This rather set a pattern and it became evident that despite Aiming High the staff at The Pines did not have the expertise needed to accommodate a young person with severe Autism and complex needs. I was very disappointed as I had really hoped that, not just for Zach and us but for all young people and families in a similar situation to us there was recognition that they and we also needed short breaks, anyway it wasn’t to be.
We did have (and still do) something called ‘direct payments’. Wikipedia describe below rather nicely what DP’s are:-
The Direct Payments scheme is a UK Government initiative in the field of Social Services that gives users money directly to pay for their own care, rather than the traditional route of a Local Government Authority providing care for them. The Cabinet Office Strategy Unit calls direct payments “the most successful public policy in the area of social care”.
Direct Payments are seen as making an important contribution to the independence, well being and quality of life of people with disabilities. When introduced, they were seen as a victory for the rights of disabled people.
Direct Payments are wonderful if you have staff, but it can be very difficult finding staff who can meet your child’s needs and also commit to the hours which you would like them to work. We have had periods of time when we have had great difficulty finding appropriate staff.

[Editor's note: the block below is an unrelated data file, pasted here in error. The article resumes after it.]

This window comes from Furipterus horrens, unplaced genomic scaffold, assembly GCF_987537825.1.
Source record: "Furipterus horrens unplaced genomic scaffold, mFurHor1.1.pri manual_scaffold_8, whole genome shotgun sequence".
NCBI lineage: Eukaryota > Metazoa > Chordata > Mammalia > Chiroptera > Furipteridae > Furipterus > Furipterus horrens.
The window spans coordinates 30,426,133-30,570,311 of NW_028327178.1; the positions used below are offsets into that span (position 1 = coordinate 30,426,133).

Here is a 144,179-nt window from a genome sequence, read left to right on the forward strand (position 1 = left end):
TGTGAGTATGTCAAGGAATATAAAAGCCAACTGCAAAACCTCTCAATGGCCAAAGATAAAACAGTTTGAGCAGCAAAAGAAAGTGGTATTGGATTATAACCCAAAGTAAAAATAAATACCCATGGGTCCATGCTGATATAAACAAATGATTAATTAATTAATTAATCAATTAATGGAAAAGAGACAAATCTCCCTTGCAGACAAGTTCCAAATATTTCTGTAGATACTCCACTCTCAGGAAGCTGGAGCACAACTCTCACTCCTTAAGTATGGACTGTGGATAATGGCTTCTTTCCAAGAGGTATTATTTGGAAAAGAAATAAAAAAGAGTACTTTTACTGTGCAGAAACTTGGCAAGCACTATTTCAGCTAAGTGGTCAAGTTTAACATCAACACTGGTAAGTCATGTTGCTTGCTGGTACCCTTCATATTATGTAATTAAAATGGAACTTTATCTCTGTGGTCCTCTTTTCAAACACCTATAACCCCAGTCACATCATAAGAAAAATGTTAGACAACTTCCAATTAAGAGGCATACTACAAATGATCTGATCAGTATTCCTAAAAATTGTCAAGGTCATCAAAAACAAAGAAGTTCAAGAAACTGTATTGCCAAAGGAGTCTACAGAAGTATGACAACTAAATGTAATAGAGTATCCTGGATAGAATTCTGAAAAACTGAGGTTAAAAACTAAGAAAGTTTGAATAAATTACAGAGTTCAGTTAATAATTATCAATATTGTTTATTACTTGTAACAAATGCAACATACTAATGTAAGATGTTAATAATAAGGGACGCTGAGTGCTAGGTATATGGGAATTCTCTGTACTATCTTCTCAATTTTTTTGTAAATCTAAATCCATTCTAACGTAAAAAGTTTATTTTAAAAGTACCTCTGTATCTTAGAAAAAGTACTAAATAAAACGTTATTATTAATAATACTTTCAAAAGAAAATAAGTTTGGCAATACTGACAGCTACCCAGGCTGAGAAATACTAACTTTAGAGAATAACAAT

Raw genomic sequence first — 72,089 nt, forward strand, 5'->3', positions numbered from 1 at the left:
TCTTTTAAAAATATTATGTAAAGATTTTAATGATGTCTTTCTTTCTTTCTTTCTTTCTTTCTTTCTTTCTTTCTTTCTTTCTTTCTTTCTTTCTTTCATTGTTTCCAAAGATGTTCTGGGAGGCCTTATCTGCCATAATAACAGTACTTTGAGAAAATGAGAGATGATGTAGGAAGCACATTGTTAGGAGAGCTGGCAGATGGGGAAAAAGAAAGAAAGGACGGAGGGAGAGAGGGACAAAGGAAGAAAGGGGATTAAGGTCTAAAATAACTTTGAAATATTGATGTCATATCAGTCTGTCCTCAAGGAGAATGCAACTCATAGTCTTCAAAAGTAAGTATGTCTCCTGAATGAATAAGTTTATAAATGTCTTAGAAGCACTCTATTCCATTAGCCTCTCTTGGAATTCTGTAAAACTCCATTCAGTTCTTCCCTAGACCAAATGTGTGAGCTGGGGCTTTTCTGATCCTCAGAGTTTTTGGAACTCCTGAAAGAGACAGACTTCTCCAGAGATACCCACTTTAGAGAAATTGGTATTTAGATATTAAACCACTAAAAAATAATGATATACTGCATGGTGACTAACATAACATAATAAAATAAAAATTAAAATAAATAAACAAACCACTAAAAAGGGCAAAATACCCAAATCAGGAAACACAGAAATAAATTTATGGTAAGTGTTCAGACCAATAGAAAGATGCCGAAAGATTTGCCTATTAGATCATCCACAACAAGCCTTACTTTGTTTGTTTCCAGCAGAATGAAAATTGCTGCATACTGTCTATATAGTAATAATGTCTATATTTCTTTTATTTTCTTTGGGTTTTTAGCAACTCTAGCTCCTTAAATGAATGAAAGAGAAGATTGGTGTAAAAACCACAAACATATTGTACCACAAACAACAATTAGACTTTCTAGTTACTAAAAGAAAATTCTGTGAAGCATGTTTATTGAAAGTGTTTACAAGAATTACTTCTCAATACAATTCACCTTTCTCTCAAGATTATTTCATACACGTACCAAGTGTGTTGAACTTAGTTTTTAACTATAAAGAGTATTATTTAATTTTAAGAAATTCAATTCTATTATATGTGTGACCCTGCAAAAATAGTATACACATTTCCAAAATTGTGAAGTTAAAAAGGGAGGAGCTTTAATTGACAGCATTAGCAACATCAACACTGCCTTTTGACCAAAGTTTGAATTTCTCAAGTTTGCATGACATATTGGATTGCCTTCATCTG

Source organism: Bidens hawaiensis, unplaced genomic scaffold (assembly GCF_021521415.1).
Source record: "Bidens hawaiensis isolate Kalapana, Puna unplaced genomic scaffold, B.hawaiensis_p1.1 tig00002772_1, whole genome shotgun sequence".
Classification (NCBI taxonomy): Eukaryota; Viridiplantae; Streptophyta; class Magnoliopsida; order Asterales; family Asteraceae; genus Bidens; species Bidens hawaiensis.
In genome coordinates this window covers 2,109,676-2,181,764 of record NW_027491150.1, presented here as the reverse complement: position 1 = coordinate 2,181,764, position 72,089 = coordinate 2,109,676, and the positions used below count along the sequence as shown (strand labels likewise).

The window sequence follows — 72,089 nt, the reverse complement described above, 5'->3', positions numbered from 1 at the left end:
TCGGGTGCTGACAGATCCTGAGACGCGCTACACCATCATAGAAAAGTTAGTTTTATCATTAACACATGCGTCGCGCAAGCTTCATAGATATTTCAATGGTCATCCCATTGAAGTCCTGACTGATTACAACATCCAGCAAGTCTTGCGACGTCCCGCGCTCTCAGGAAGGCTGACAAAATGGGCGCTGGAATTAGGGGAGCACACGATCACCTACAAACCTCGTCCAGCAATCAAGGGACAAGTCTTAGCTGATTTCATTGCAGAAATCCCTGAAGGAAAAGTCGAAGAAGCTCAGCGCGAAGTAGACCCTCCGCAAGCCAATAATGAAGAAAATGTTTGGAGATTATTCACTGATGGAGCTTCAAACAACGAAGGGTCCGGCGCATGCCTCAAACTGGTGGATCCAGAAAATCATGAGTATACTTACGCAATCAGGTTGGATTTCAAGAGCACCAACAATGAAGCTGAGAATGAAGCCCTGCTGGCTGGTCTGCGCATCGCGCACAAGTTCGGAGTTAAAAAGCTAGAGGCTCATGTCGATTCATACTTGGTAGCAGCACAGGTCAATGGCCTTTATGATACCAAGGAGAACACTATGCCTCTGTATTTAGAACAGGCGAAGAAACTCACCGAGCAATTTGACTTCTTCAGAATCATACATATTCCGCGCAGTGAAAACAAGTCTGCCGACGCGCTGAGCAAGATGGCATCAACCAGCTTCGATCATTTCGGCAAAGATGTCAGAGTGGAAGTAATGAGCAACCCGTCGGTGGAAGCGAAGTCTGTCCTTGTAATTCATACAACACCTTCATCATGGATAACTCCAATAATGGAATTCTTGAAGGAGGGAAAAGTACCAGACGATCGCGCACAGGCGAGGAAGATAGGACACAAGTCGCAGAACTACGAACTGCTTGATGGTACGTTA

As a result of this the council decided that we would have some DP’s to pay Laura but we would have staff from an agency also.
The word agency staff to me conjures up all sorts of images and we have had most of those images on our doorstep! Some I haven’t actually allowed over the doorstep. However from an agency came a wonderful warm and caring lady called Cora whose lovely husband Daniel eventually signed up to the agency in an attempt to spend some time with his wife and they take Zach out for three Saturdays a month. Zach really enjoys his time with them, they have stipulated to the agency that they will only work with Zach and we all have a great relationship.